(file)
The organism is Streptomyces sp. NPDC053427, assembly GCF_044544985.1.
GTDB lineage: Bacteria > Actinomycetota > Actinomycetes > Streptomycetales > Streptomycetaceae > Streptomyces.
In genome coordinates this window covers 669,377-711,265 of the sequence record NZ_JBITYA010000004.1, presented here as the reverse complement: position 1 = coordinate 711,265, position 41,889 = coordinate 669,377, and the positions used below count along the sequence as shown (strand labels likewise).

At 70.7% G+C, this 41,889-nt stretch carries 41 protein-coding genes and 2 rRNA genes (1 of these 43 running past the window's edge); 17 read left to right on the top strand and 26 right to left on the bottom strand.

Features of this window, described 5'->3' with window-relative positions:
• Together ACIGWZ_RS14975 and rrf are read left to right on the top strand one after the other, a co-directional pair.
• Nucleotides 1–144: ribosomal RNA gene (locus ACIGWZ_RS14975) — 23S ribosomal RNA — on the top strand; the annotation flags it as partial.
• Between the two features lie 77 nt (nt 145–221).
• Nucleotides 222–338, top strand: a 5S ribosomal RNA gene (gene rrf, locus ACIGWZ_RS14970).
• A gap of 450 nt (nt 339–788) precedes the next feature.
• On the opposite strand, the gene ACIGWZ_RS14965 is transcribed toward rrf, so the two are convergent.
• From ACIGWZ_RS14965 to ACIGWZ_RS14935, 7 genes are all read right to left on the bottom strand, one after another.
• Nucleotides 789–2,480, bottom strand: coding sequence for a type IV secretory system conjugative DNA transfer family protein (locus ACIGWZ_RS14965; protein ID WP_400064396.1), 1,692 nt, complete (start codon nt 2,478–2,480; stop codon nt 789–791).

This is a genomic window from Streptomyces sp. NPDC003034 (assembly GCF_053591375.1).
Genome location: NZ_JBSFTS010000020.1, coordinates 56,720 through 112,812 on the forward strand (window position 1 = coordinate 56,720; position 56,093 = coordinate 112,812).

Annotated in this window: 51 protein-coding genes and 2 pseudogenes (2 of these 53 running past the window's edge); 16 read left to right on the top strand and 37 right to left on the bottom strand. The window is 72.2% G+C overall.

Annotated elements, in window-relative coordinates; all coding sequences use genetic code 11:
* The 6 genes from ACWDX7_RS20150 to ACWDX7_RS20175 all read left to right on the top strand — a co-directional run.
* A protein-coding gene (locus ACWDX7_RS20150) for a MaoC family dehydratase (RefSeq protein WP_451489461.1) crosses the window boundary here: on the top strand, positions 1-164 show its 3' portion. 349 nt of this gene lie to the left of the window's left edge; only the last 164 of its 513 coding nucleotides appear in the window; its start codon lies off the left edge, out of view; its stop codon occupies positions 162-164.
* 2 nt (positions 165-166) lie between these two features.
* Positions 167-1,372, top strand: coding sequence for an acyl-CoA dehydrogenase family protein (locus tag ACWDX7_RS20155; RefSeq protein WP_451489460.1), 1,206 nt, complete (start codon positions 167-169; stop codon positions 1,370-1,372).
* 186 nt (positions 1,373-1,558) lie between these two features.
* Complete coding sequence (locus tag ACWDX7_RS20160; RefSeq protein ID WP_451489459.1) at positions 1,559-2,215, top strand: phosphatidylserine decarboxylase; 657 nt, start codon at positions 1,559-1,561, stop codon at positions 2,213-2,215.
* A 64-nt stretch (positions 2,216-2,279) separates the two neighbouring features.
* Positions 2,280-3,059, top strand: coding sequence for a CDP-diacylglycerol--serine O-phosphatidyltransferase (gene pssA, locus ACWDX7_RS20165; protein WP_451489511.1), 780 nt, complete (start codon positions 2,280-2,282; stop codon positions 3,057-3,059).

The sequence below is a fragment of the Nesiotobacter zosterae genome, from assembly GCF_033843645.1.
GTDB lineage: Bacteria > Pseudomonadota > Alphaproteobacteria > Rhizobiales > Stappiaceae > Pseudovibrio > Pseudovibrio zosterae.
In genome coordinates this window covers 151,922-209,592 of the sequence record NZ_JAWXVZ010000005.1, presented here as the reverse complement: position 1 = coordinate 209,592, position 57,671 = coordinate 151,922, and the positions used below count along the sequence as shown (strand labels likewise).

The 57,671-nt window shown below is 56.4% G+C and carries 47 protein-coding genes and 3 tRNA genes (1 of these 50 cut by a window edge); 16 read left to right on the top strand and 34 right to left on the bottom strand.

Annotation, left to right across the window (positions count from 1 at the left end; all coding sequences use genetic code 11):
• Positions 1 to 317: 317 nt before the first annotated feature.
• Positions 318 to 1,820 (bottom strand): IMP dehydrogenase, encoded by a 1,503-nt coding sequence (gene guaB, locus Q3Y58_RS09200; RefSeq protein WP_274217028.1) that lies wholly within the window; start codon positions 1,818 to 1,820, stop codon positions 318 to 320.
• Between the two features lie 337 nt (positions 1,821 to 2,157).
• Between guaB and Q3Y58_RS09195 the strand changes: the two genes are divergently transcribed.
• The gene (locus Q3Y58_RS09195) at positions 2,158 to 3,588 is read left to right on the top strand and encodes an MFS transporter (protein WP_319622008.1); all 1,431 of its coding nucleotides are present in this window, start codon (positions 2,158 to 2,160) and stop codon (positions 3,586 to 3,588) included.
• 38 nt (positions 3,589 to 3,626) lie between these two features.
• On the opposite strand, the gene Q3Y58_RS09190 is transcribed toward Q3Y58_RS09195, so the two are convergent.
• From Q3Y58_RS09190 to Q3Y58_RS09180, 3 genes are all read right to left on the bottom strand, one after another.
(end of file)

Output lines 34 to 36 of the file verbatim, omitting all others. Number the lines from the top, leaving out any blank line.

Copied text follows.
• Between guaB and Q3Y58_RS09195 the strand changes: the two genes are divergently transcribed.
• The gene (locus Q3Y58_RS09195) at positions 2,158 to 3,588 is read left to right on the top strand and encodes an MFS transporter (protein WP_319622008.1); all 1,431 of its coding nucleotides are present in this window, start codon (positions 2,158 to 2,160) and stop codon (positions 3,586 to 3,588) included.
• 38 nt (positions 3,589 to 3,626) lie between these two features.